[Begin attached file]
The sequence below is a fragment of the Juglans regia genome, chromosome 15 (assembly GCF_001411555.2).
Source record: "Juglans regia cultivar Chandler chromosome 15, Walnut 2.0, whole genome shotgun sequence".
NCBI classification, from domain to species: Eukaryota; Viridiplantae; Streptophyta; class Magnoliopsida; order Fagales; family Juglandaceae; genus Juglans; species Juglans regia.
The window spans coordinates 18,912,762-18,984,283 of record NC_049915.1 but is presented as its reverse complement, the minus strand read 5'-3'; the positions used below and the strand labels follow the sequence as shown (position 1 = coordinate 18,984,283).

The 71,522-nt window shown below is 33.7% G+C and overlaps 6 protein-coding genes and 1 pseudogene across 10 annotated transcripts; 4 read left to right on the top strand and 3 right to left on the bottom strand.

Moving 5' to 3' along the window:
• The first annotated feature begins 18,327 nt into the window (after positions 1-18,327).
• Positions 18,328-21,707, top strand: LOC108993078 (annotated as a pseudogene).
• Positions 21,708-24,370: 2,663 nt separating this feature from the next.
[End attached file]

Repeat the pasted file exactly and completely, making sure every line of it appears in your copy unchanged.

The sequence below is a fragment of the Juglans regia genome, chromosome 15 (assembly GCF_001411555.2).
Source record: "Juglans regia cultivar Chandler chromosome 15, Walnut 2.0, whole genome shotgun sequence".
NCBI classification, from domain to species: Eukaryota; Viridiplantae; Streptophyta; class Magnoliopsida; order Fagales; family Juglandaceae; genus Juglans; species Juglans regia.
The window spans coordinates 18,912,762-18,984,283 of record NC_049915.1 but is presented as its reverse complement, the minus strand read 5'-3'; the positions used below and the strand labels follow the sequence as shown (position 1 = coordinate 18,984,283).

The 71,522-nt window shown below is 33.7% G+C and overlaps 6 protein-coding genes and 1 pseudogene across 10 annotated transcripts; 4 read left to right on the top strand and 3 right to left on the bottom strand.

Moving 5' to 3' along the window:
• The first annotated feature begins 18,327 nt into the window (after positions 1-18,327).
• Positions 18,328-21,707, top strand: LOC108993078 (annotated as a pseudogene).
• Positions 21,708-24,370: 2,663 nt separating this feature from the next.